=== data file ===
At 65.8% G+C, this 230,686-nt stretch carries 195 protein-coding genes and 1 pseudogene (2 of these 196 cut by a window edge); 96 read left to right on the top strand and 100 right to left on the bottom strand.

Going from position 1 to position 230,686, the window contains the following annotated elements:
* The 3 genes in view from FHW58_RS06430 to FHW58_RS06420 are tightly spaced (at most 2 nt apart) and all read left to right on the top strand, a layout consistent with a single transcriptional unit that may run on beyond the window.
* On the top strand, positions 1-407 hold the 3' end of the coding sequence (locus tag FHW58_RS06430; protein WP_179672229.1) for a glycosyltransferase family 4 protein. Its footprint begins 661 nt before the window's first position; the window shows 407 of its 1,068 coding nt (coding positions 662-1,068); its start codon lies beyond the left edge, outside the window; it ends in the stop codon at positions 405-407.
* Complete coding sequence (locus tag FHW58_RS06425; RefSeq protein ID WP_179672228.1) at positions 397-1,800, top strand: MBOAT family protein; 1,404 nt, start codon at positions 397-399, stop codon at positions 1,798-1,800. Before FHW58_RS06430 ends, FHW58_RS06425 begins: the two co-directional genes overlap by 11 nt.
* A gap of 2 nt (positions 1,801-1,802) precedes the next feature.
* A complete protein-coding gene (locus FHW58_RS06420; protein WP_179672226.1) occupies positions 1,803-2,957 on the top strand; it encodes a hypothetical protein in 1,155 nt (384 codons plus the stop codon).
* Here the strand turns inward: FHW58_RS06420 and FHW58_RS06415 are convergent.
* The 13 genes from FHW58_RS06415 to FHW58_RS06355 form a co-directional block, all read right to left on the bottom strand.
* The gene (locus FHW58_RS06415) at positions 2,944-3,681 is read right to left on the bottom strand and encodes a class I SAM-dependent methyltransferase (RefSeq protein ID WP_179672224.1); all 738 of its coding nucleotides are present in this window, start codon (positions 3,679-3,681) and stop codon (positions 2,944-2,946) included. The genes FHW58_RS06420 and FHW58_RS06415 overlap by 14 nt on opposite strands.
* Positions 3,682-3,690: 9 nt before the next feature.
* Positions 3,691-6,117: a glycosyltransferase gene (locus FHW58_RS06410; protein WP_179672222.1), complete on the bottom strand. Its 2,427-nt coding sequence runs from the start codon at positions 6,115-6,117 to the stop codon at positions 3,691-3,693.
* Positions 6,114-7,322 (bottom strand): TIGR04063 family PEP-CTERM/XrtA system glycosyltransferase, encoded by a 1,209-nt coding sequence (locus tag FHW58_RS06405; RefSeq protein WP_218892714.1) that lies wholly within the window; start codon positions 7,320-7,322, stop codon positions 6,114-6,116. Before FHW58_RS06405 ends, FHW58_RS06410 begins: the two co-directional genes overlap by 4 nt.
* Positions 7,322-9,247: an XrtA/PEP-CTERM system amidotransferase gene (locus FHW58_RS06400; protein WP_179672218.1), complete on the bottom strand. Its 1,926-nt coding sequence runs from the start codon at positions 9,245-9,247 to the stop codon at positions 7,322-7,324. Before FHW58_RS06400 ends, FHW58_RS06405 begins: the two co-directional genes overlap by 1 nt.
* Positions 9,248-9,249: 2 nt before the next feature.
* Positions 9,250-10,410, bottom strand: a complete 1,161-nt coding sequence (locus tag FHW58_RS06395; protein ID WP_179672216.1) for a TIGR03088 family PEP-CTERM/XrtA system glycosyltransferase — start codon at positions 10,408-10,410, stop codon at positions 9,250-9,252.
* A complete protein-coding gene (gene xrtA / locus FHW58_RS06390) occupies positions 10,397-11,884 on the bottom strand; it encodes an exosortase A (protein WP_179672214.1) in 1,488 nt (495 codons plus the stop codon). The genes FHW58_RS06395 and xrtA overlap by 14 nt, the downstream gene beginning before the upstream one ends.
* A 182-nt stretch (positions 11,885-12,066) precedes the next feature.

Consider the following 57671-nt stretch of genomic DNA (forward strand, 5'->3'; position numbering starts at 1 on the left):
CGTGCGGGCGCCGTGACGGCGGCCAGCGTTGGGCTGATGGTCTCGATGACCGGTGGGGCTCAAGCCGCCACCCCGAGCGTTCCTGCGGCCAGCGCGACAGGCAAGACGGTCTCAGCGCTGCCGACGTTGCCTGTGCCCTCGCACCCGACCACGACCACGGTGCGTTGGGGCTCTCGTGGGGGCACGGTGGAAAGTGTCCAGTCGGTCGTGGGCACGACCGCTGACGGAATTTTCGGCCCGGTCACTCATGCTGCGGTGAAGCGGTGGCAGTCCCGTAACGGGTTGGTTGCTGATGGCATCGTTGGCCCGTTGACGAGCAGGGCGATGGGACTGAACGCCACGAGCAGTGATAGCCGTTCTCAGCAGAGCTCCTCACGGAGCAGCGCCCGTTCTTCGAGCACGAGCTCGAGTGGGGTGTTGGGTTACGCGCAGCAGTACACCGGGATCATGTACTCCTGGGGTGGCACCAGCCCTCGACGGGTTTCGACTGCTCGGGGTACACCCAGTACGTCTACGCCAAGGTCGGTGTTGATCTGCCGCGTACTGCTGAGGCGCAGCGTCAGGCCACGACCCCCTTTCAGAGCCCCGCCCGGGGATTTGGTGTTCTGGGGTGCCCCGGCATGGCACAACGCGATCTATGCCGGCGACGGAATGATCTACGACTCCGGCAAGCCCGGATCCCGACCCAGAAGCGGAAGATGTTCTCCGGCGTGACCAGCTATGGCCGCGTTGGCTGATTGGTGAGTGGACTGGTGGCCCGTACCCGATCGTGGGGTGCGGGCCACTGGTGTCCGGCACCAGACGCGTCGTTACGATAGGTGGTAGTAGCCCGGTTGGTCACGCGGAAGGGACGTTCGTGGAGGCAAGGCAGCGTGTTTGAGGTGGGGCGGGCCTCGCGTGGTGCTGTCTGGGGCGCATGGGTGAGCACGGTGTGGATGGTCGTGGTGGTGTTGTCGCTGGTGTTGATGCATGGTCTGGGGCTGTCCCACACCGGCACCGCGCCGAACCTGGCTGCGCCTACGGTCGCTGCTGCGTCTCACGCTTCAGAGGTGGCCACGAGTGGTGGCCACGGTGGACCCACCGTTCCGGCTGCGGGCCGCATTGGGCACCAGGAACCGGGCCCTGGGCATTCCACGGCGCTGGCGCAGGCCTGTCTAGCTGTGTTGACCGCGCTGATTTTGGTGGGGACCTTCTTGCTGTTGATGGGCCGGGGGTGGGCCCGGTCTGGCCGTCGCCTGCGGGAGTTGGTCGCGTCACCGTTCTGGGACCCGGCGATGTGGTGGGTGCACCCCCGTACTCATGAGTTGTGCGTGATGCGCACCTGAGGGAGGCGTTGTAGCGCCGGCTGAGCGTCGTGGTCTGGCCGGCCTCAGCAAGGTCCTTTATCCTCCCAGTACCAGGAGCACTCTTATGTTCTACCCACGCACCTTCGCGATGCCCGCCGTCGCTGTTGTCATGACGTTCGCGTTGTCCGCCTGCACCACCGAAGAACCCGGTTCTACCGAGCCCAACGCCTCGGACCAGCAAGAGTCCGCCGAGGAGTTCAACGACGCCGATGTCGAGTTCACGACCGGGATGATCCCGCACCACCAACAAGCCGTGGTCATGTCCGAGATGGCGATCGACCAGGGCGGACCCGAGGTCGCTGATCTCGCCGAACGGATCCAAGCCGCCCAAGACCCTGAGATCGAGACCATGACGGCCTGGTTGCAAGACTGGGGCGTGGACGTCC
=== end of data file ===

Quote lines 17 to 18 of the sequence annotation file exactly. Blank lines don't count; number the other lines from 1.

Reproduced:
* A complete protein-coding gene (gene xrtA / locus FHW58_RS06390) occupies positions 10,397-11,884 on the bottom strand; it encodes an exosortase A (protein WP_179672214.1) in 1,488 nt (495 codons plus the stop codon). The genes FHW58_RS06395 and xrtA overlap by 14 nt, the downstream gene beginning before the upstream one ends.
* A 182-nt stretch (positions 11,885-12,066) precedes the next feature.